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Lysine and Raw Cat Food Diets
- Updated: Saturday, June 01, 2019 05:30 PM
- Published: Saturday, March 07, 2015 05:49 PM
- Written by Elisa Katz, DVM
Lysine is an essential amino acid for cats. This means that the cat's body cannot synthesize or make this amino acid; it must be consumed in the diet. It is present in all meats, but fish contain higher amounts than other types of meat. For many years in human medicine, lysine has been used to help suppress herpes flare-ups as several studies exist to support this.¹ It is suspected that the mechanism by which it is able to suppress herpesvirus is by competing with arginine. Studies have indicated that arginine is necessary to signal and initiate replication of certain viruses including all herpesviruses. It is thought that lysine displaces arginine and thus interferes with this process. Several studies indicate that it may be effective at suppressing feline herpesvirus, a common cause of upper respiratory and eye problems in cats.²
As arginine is also an essential amino acid for the cat, there has been some concern that too much lysine may result in an arginine deficiency. Arginine deficiency can make cats very sick. See "Arginine: Essential and Abundant for Cat Nutrition" for more information on that. However, a 2004 study of 36 cats concluded that lysine supplementation of up to 86 g/kg showed no adverse effects.³ This would equate to the average 4.5 kg, or 10 pound, cat receiving 387 g or 387,000 mg per day. Given that the recommended treatment dose is 500 mg twice daily, there seems to be no cause for concern regarding arginine deficiency in cats appropriately supplemented with lysine. While the study covered a 14-day period, it can be assumed that due to the enormous difference between the threshold of lysine resulting in any adverse effect and the typical dose, long-term usage is extremely unlikely to result in any unwanted effects.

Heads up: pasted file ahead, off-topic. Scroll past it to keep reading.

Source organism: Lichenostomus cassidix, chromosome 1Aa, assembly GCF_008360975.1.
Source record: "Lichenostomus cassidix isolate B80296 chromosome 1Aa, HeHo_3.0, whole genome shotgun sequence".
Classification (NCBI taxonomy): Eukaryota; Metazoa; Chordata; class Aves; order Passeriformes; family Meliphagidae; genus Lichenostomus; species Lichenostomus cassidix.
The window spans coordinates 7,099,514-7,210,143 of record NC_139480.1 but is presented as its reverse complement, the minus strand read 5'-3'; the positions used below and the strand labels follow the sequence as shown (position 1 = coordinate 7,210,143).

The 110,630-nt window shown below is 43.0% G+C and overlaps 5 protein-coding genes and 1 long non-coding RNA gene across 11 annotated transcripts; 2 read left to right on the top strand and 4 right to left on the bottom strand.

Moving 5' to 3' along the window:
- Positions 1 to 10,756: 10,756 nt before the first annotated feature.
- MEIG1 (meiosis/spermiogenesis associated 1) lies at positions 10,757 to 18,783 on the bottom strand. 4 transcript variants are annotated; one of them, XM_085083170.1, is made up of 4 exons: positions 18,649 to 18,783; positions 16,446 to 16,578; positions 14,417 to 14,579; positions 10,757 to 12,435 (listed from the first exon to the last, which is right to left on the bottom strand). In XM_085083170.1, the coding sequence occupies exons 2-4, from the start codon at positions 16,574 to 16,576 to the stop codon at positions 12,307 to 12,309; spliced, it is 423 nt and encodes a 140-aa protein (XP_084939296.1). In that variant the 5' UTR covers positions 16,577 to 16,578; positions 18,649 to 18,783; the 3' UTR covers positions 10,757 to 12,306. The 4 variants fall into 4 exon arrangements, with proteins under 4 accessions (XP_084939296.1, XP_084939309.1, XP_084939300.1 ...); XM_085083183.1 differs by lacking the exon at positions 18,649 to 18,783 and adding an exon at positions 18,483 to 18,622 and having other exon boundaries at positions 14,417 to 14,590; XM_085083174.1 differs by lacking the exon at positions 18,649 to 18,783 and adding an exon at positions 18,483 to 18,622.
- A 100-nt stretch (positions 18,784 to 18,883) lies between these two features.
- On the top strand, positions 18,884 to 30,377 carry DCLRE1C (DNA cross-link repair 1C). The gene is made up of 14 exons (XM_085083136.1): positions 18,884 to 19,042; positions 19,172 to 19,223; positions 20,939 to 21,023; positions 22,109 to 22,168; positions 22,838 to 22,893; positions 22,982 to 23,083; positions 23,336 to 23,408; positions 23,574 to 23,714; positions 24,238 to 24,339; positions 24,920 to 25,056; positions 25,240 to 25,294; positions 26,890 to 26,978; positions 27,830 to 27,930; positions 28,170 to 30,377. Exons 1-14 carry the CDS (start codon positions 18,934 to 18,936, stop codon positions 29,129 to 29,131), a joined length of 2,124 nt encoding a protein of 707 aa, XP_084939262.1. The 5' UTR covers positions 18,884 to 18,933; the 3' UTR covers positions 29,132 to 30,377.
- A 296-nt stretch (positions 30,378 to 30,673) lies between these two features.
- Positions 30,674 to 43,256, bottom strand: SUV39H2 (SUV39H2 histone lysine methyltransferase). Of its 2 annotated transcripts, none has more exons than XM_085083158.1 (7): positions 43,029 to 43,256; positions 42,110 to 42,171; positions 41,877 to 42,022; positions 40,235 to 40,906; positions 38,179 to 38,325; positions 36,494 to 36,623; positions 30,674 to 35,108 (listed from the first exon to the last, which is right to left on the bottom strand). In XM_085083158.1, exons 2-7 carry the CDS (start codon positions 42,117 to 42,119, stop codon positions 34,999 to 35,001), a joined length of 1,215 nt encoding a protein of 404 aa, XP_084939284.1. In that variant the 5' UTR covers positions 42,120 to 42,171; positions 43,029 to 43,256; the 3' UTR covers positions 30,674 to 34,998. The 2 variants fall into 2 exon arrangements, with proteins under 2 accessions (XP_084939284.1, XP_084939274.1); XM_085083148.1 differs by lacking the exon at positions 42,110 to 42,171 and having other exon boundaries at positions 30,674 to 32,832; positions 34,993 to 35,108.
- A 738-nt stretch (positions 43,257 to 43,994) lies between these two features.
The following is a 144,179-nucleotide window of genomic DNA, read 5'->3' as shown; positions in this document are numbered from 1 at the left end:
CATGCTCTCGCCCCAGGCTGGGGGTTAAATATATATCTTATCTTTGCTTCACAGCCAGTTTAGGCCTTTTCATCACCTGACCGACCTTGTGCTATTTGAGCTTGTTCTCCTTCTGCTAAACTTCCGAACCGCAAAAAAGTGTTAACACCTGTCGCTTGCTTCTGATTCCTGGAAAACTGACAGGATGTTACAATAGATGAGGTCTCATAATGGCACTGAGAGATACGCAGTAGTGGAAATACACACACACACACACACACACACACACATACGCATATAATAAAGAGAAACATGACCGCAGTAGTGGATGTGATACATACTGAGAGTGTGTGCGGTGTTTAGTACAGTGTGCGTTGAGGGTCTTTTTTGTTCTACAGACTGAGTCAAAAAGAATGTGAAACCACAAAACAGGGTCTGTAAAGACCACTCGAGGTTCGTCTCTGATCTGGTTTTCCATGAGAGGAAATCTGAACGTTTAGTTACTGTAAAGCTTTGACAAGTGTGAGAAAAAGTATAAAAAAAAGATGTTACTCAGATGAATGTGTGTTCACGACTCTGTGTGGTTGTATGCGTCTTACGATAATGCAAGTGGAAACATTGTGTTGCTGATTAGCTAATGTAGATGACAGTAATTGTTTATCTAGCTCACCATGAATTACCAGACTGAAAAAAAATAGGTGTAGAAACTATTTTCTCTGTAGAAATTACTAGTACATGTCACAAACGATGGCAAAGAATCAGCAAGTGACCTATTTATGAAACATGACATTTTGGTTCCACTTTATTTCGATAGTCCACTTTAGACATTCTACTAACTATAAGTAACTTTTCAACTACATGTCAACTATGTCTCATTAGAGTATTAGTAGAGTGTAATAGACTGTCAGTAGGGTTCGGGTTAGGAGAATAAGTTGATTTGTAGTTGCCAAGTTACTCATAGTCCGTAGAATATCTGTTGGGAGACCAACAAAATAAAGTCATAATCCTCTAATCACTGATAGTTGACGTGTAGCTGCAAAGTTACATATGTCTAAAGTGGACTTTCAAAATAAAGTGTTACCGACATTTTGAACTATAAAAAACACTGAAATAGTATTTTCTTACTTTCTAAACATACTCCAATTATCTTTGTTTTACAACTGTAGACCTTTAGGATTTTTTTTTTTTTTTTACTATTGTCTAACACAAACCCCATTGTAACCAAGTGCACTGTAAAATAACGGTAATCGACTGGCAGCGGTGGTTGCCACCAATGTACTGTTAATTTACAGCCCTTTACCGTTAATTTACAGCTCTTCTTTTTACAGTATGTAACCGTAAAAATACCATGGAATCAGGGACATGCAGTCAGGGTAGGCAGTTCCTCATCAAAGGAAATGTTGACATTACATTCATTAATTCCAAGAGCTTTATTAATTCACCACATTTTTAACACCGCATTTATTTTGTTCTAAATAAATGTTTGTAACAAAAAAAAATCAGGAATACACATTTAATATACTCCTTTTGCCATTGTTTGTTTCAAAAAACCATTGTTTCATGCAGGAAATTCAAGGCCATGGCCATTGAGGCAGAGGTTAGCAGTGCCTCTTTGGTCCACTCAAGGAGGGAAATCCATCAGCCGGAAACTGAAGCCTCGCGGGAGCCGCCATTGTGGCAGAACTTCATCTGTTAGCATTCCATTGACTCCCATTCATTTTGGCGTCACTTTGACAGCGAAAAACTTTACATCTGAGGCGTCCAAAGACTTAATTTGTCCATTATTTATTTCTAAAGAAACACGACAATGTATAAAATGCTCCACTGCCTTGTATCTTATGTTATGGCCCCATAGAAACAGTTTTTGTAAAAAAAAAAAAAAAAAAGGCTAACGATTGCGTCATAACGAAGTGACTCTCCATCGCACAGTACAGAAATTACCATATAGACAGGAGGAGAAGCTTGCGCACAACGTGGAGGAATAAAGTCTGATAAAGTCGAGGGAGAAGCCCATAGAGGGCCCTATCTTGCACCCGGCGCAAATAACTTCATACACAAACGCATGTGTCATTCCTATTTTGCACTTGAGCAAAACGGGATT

According to the National Research Council, the minimum daily requirement for an adult cat is 0.68 g per 1,000 kcal of metabolizable energy.⁴ Since most cats require in the range of 300-350 kilocalories per day, the minimum requirement for most cats should be about 0.20-0.25 g, which is 200 to 250 mg and equivalent to 0.0088 ounce. The NRC does not list a maximum daily amount. Most meat sources, including poultry, beef and fish, have at least 230 mg of lysine per 100 grams/3.5 ounces of meat. Since most cats will consume at least 4 ounces of meat per day, there is more than enough in a raw meat-based diet to meet a cat's daily need.⁵
Note: Feline Nutrition provides feline health and nutrition information as a public service. Diagnosis and treatment of specific conditions should always be in consultation with your own veterinarian. Feline Nutrition disclaims all warranties and liability related to the veterinary advice and information provided on this site.
Dr. Elisa Katz, DVM, is a graduate of Ohio State University and is the owner of Natural Pet Animal Hospital in Bourbonnais, Illinois. She practices holistic and integrative medicine focusing on proper diet and nutrition. Dr. Katz shares her home with four kitties and one dog.
1. RS Griffith, AL Norins and C Kagan, "A Multicentered Study of Lysine Therapy in Herpes Simplex Infection," Dermatologica 156, no. 55, 1978, 257-267.
RS Griffith, DE Walsh, KH Myrmel, RW Thompson and A Behforooz, "Success of L-lysine Therapy in Frequently Recurrent Herpes Simplex Infection. Treatment and Prophylaxis," Dermatologica 175, no. 4, 1987, 183-190.
2. DJ Maggs, "L-Lysine Administration for Feline Herpes Virus Infection," Clinician's Brief, July 2008, 39-41.
DJ Maggs, "Effects of L-lysine and L-arginine on In Vitro Replication of Feline Herpesvirus Type-1," American Journal of Veterinary Research 64, no. 12, 2000, 1474-1478.
J Stiles, WM Townsend, QR Rogers and SG Krohne, 2002, 'Effect of Oral Administration of L-lysine on Conjunctivitis Caused by Feline Herpesvirus in Cats," American Journal of Veterinary Research 63, no. 1, Jan 2002, 99-103.
3. AJ Fascetti, DJ Maggs, ML Kanchuk, HE Clarke and QR Rogers, "Excess Dietary Lysine Does Not Cause Lysine-Arginine Antagonism in Adult Cats," Journal of Nutrition134, 2004, 2042S-2045S.
4. SL Sanderson, "Nutritional Requirements and Related Diseases of Small Animals," National Academies Press, 2013.
5. USDA National Nutrient Database for Standard Reference, Release 28, September 2015.